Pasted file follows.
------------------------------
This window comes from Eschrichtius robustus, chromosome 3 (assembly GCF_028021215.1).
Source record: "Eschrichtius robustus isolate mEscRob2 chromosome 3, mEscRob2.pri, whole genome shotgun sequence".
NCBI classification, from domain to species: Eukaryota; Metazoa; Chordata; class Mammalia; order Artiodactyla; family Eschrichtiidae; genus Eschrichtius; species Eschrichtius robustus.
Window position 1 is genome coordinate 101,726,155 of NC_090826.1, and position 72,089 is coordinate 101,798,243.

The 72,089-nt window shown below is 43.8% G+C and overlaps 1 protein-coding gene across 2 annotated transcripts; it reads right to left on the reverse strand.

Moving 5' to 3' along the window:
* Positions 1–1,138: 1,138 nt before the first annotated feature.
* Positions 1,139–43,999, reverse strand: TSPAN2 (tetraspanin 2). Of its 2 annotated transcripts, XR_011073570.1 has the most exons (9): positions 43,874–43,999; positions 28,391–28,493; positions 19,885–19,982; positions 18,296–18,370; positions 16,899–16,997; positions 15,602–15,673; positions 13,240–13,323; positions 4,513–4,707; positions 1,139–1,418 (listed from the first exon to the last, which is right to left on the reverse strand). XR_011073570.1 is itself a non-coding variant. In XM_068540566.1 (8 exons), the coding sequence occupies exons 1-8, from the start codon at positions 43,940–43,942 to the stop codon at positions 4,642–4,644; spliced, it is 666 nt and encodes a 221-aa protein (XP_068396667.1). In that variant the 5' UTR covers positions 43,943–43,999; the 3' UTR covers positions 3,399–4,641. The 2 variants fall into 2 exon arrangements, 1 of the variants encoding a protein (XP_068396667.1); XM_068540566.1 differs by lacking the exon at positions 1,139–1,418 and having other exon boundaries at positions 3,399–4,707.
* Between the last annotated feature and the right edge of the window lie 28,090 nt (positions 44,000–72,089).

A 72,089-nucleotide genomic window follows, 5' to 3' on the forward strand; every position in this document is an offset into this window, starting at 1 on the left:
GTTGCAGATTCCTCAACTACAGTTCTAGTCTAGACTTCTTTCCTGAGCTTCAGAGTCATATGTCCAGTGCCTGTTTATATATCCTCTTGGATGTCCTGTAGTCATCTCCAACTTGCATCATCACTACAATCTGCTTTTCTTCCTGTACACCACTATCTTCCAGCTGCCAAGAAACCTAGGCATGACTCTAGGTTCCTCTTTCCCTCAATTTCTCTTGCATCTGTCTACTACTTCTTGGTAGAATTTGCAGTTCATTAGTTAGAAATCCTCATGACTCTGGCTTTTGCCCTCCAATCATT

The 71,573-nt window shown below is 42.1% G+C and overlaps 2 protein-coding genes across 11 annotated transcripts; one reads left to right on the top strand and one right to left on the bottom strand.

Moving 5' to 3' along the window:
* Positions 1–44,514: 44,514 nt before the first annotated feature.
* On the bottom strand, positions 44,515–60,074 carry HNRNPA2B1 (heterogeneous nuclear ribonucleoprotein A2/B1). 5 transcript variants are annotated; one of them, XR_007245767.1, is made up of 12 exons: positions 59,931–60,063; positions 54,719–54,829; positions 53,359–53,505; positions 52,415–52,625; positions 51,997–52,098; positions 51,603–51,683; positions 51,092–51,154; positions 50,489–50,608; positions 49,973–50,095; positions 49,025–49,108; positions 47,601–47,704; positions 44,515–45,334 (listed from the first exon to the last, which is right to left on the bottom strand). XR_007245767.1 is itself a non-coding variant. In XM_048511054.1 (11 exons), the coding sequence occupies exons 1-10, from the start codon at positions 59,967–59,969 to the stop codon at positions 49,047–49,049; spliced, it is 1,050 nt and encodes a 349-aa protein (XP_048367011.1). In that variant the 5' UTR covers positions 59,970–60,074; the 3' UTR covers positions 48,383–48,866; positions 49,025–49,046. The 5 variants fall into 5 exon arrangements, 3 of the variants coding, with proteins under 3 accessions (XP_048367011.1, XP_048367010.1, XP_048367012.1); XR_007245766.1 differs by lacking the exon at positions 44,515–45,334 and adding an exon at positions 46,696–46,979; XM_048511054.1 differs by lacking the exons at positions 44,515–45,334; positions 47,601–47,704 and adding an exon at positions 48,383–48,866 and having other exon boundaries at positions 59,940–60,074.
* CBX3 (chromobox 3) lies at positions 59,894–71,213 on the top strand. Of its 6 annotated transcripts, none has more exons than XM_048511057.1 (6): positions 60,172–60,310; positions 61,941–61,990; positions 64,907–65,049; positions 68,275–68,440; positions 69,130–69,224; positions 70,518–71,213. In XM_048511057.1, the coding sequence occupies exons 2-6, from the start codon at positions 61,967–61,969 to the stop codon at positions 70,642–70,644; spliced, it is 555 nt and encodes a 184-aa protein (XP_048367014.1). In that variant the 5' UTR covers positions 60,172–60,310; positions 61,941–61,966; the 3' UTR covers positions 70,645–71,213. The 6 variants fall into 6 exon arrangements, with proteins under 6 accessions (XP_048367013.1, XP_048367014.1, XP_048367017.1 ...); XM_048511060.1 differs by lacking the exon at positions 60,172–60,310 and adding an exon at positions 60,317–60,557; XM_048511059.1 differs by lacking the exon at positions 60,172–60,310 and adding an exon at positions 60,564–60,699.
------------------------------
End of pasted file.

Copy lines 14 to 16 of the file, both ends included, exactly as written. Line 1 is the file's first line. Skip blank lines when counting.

* Positions 1–44,514: 44,514 nt before the first annotated feature.
* On the bottom strand, positions 44,515–60,074 carry HNRNPA2B1 (heterogeneous nuclear ribonucleoprotein A2/B1). 5 transcript variants are annotated; one of them, XR_007245767.1, is made up of 12 exons: positions 59,931–60,063; positions 54,719–54,829; positions 53,359–53,505; positions 52,415–52,625; positions 51,997–52,098; positions 51,603–51,683; positions 51,092–51,154; positions 50,489–50,608; positions 49,973–50,095; positions 49,025–49,108; positions 47,601–47,704; positions 44,515–45,334 (listed from the first exon to the last, which is right to left on the bottom strand). XR_007245767.1 is itself a non-coding variant. In XM_048511054.1 (11 exons), the coding sequence occupies exons 1-10, from the start codon at positions 59,967–59,969 to the stop codon at positions 49,047–49,049; spliced, it is 1,050 nt and encodes a 349-aa protein (XP_048367011.1). In that variant the 5' UTR covers positions 59,970–60,074; the 3' UTR covers positions 48,383–48,866; positions 49,025–49,046. The 5 variants fall into 5 exon arrangements, 3 of the variants coding, with proteins under 3 accessions (XP_048367011.1, XP_048367010.1, XP_048367012.1); XR_007245766.1 differs by lacking the exon at positions 44,515–45,334 and adding an exon at positions 46,696–46,979; XM_048511054.1 differs by lacking the exons at positions 44,515–45,334; positions 47,601–47,704 and adding an exon at positions 48,383–48,866 and having other exon boundaries at positions 59,940–60,074.
* CBX3 (chromobox 3) lies at positions 59,894–71,213 on the top strand. Of its 6 annotated transcripts, none has more exons than XM_048511057.1 (6): positions 60,172–60,310; positions 61,941–61,990; positions 64,907–65,049; positions 68,275–68,440; positions 69,130–69,224; positions 70,518–71,213. In XM_048511057.1, the coding sequence occupies exons 2-6, from the start codon at positions 61,967–61,969 to the stop codon at positions 70,642–70,644; spliced, it is 555 nt and encodes a 184-aa protein (XP_048367014.1). In that variant the 5' UTR covers positions 60,172–60,310; positions 61,941–61,966; the 3' UTR covers positions 70,645–71,213. The 6 variants fall into 6 exon arrangements, with proteins under 6 accessions (XP_048367013.1, XP_048367014.1, XP_048367017.1 ...); XM_048511060.1 differs by lacking the exon at positions 60,172–60,310 and adding an exon at positions 60,317–60,557; XM_048511059.1 differs by lacking the exon at positions 60,172–60,310 and adding an exon at positions 60,564–60,699.